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St. John's reflects on Amir Garrett's first game vs Texas-Pan American

I couldn't break my commitment. When things get tough, you don't just give up. - Amir Garrett, on staying committed to St. John's

The 97-day uphill climb is over.

Amir Garrett became officially eligible on Tuesday night. By Wednesday night, he was draped in a white and red warm-up suit, just one of the guys. After missing 10 games, Garrett finally joined his teammates on the Carnesecca Arena floor and played in his first collegiate contest. In 15 minutes, he scored 3 points and grabbed 2 rebounds.

No, Amir Garrett didn't arrive to Queens wrapped in tissue paper or with a bow on his head, but he did come equipped with athleticism and a pair of shoes. And, for St. John's (6-5), it couldn't have come at a better time.

Garrett was deemed academically ineligible on September 15th, prohibiting him from participating in all St. John's Red Storm team activities for the fall semester. Along with Norvel Pelle and JaKarr Sampson, his Johnnies debut was put on hold.

The 6'7'' forward has been on Red Storm fans' wish list for three months and, selfishly, they just had to get a sneak peak just four days before Santa would have delivered him anyway.

See also: St. John's slips by UTPA, 66-61, in Amir Garrett's debut

More, below the fold.

The crowd roar at the 13:22 mark of the second half was as if the video board showed Lou Carnesecca or Chris Mullin. This kind of love couldn't be for just anybody.

The ovation wasn't for any past St. John's greats or current legends. It was for Amir Garrett, checking into his first game for St. John's after three months of virtual banishment. What had been a tremendous disappointment had become a great joy.


As Garrett replaced Sir`Dominic Pointer on the floor, it was as if a weight was lifted. He was no longer exclusively associated with Pelle and Sampson as one of the 'ineligibles.' He was no longer that kid who didn't qualify. He was no longer just a name or a mix tape. (Photo: Amir Garrett,

He was just one of the five.

"[Amir] showed loyalty to this program," associate head coach Mike Dunlap said after Wednesday's game. "We wanted to take advantage of the opportunity to show him our appreciation for that loyalty."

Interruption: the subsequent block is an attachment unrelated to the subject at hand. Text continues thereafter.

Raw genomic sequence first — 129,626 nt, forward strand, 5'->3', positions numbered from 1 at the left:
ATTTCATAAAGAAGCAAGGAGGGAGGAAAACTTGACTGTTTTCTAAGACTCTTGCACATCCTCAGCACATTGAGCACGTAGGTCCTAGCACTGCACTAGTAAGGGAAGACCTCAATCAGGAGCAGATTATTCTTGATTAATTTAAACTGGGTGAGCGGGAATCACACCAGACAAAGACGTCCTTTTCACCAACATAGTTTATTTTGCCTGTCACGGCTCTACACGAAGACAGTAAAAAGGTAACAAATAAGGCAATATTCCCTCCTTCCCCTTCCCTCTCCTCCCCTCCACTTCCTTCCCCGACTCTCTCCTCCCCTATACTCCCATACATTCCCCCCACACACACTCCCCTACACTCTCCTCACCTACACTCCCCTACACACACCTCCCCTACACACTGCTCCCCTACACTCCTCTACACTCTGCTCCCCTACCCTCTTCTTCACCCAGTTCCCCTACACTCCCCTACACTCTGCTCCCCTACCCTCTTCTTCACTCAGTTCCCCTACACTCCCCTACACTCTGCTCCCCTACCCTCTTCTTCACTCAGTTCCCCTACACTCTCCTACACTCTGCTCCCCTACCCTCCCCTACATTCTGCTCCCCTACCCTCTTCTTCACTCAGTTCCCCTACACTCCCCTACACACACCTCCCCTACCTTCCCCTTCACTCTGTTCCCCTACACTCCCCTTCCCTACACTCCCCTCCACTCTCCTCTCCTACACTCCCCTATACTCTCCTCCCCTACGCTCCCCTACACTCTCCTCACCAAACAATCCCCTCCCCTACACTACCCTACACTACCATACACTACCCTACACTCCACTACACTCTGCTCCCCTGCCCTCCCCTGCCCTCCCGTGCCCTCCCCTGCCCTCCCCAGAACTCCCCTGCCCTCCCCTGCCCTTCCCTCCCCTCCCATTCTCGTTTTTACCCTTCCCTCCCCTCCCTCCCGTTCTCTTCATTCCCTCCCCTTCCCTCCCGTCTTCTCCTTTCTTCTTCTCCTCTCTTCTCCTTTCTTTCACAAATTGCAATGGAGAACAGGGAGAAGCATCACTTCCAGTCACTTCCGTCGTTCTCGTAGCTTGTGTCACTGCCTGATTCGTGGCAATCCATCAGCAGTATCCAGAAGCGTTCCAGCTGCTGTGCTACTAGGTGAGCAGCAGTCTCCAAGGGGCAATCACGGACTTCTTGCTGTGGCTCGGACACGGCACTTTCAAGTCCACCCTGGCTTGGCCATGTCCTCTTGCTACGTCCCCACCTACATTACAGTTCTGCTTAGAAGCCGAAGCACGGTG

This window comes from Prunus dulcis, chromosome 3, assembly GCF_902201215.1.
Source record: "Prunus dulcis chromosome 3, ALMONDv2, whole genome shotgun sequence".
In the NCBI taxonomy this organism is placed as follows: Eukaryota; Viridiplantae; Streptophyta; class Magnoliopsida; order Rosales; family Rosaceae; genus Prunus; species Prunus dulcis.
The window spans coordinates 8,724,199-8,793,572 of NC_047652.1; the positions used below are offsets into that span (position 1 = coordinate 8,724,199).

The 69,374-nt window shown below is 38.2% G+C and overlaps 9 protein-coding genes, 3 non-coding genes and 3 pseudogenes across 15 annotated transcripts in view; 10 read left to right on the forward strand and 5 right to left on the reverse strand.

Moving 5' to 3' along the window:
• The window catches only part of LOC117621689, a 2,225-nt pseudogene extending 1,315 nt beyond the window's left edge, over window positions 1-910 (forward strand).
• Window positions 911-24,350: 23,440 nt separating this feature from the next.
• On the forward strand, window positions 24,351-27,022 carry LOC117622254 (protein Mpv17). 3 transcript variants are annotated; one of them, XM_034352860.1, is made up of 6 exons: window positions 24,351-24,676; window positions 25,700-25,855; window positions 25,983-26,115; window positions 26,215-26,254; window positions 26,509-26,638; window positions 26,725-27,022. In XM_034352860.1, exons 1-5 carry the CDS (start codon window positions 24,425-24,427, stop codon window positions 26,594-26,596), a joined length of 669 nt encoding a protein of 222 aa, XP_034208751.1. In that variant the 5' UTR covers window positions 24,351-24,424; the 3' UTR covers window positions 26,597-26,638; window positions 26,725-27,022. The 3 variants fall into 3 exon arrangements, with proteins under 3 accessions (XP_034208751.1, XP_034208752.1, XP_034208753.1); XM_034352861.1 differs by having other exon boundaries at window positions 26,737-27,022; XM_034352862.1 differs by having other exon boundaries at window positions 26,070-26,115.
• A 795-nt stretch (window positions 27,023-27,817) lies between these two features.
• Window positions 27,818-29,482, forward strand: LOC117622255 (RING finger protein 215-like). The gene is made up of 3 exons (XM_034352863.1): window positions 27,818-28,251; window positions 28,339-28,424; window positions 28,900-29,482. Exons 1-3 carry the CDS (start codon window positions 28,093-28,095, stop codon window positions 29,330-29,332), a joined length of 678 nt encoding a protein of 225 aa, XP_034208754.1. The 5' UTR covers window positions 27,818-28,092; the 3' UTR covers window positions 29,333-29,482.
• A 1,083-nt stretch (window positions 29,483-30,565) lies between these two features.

Somehow, that is what this had become. No longer was Garrett's academic recovery process a correction of a prior mistake.

The fact that Garrett didn't bolt from the program after learning that he would miss the first semester was actually an impressive act; Garrett did everything right. Hours after news broke that he was one of three Steve Lavin recruits to fail qualification, Amir and his father had both reiterated that he would work diligently toward gaining eligibility. There was never a doubt that he wanted to be a Johnny regardless.

He said he would be there on December 21st when St. John's was to host Texas Pan-American. And yesterday December 21st as St. John's hosted Texas Pan-American, Amir Garrett joined the team.

"It's a pride thing. My mother always told me to never quit," Garrett said. "I made a commitment to Coach Lavin and the staff. I couldn't break my commitment. When things get tough, you don't just give up."

It's fitting that he would use that life analogy. What Garrett did is just another example of the simplest life lesson. When you mess up, you own up to your faults and face the consequences. The same goes for stealing a toy at the playground or testing positive for performance-enhancing drugs.

As Dunlap alluded to, the staff wanted to make sure the young man knew they were thankful for his efforts and commitment. They didn't have to be. The St. John's fans clearly wanted to send the same message. They didn't have to do that either.

Does he look better because he was the only of the three ineligible players to stick to an agreement? Yeah, maybe. But that doesn't take away from the value in doing what is right.

From a more technical perspective, Garrett's holiday arrival does a little more than just culminate a three-month individual grind. He becomes the 7th scholarship athlete who will see legitimate minutes for the Johnnies going forward.

As he virtually replaces Nurideen Lindsey, who transferred and left the team earlier this month, Garrett gives the Red Storm at least some depth. Being a much different player than Lindsey, the product out of Findlay Prep gives St. John's a different look than it had as recently as two weeks ago. All of the sudden, they're longer.

As opposed to the first 8 games, St. John's now has the option of producing a lineup of competitive height. Though rebounding will remain a liability, Garrett gives the squad a more solidified interior presence.

"When he came into practice today, everyone seemed to get lifted," freshman guard D'Angelo Harrison mentioned. "He's another body. He's another player. He is versatile and will be able to help us."

You can say that again, D'Angelo. Just that Garrett is a human being of any substance helps the thin St. John's team. Four Johnnies played the full 40 minutes in Saturday's win over Fordham. At that rate, they'd be jello by Valentine's Day.

Naturally, it will take time for the newcomer to fit in and gel with his teammates. There were times Wednesday when it was evident that Garrett didn't quite know where to go or what to do on both ends of the floor. But he hasn't even practiced yet. We're not that cruel.

"To be honest, I don't know anything," he joked at the post-game press conference. Truthfully, he may not be kidding. He was even surprised about how much he played.

"They said they'd throw me into the fire," he said. "But they threw me completely in."

Amir, welcome to the 2011-12 St. John's Red Storm.

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